Andrea Elliott-Denham brings hard-won positivity to life with dementia, after a long journey to be recognised as her true self.
Read this story in Welsh
When Andrea Elliott-Denham was told she had Alzheimer’s, her main concern was for her partner, sitting by her side. Andrea could tell that Ella was overwhelmed by what she was hearing, struggling to take in the news and deal with what it would mean for their future.
Luckily, Andrea, now 67, was able to reassure her.
‘I’ve been a carer in homes for the elderly and many of the residents had Alzheimer’s, so the condition didn’t frighten me,’ she explains.
‘I often worked nights, which meant I had more time to spend with everyone I was looking after, and they’d tell me about themselves. So I know what can happen with dementia and what doesn’t always happen.’
Even so, Ella was in shock.
‘When we saw the Alzheimer’s nurse, I couldn’t hear what he was saying,’ recalls Ella. ‘So he came here for an extra visit and that’s when he told us about Alzheimer’s Society.’
Need to move
With few resources close at hand in rural Ceredigion, mid Wales, the couple could have been left feeling isolated and alone, especially during the COVID crisis.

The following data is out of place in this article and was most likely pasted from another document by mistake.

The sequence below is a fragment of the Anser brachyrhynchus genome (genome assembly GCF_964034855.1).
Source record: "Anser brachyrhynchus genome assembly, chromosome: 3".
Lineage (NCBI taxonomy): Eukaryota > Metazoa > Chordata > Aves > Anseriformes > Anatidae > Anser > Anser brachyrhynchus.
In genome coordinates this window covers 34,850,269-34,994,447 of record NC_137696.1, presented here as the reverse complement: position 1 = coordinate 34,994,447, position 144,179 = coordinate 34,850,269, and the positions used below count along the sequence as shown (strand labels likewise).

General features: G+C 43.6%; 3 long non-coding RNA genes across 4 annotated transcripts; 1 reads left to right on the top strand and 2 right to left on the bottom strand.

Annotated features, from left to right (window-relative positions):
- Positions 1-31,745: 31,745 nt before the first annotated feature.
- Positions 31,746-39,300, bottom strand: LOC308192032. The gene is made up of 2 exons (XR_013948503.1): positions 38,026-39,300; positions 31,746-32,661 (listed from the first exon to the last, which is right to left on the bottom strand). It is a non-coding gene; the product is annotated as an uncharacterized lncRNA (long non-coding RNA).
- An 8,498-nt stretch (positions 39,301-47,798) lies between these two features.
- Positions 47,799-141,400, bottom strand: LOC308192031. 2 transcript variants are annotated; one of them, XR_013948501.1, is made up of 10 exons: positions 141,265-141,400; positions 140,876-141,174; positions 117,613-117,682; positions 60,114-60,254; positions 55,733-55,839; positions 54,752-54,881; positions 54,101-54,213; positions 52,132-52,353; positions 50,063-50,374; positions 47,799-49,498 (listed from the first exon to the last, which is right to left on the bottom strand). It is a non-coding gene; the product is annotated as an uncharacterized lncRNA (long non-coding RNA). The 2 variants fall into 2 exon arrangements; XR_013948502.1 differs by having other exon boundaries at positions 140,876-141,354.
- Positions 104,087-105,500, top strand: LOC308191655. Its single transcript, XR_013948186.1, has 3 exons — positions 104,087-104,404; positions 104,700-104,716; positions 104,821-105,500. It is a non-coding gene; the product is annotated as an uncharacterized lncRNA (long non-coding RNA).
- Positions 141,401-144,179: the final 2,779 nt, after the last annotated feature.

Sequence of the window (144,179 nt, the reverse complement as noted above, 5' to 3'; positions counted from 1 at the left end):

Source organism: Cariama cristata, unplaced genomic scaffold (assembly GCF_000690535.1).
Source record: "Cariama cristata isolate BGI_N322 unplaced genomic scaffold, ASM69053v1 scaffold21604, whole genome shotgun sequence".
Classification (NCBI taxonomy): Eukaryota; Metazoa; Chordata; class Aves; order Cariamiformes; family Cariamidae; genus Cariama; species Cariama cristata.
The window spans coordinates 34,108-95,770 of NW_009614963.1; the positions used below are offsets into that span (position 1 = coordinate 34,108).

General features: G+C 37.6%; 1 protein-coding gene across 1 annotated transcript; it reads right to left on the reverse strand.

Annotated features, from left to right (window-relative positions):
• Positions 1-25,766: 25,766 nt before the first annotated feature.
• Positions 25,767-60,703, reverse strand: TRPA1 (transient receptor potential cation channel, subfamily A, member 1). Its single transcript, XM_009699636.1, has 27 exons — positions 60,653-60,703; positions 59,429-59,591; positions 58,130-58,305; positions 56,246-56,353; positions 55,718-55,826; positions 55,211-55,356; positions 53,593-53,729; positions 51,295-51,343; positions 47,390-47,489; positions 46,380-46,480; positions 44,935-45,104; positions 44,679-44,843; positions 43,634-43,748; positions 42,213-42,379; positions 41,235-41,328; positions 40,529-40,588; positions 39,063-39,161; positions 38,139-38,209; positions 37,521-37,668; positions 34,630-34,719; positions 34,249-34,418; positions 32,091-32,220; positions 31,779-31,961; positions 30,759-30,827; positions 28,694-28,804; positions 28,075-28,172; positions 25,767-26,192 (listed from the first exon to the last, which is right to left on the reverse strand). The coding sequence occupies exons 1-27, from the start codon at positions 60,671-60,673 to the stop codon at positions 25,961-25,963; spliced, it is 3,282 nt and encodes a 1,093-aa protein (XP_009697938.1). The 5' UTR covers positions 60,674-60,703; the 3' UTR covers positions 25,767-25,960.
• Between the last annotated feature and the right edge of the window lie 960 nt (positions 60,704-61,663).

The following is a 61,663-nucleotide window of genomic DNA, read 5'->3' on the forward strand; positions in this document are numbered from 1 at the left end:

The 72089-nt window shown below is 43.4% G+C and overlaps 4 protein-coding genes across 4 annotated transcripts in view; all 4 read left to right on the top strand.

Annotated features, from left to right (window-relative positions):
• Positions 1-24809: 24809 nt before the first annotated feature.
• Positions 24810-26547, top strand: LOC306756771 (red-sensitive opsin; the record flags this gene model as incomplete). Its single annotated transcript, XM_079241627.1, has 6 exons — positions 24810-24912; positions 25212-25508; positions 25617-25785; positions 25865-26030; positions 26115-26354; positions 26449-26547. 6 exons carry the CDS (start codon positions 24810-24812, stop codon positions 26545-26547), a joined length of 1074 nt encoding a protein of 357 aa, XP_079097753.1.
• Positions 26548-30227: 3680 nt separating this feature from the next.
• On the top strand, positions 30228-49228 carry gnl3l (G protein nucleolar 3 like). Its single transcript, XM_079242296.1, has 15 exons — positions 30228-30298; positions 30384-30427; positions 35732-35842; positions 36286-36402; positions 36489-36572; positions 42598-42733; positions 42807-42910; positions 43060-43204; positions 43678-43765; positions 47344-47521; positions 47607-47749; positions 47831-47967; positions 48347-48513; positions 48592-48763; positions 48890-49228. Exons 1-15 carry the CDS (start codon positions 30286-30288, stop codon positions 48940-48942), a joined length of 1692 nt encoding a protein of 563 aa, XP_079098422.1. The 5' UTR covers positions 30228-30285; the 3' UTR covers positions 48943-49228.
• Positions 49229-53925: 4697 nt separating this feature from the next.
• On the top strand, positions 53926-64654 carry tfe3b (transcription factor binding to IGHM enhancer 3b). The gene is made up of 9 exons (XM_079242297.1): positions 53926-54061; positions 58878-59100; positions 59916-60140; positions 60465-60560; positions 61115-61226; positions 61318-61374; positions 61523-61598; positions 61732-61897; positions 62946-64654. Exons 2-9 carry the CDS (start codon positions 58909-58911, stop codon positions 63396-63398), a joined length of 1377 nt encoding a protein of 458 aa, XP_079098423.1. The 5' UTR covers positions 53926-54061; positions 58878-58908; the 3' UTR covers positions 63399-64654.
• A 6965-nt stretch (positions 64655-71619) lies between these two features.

Instead, Dementia Adviser Aranwen Turvey provided information and advice and stepped in to advocate for them when needed. Ella was still worried about how quickly Alzheimer’s would change their lives. Aranwen was the perfect person to put her mind at rest, and she did.
‘It’s so important we can speak to the same person each time,’ says Andrea. ‘We have someone who’s easy to talk to, who knows us, so we don’t have to tell our story from the beginning each time.’
The Society’s help was particularly valuable when they realised how desperately they needed to move house.
‘We used to live up in the mountains, with no neighbours and a 20-mile round trip to buy a pint of milk,’ says Andrea.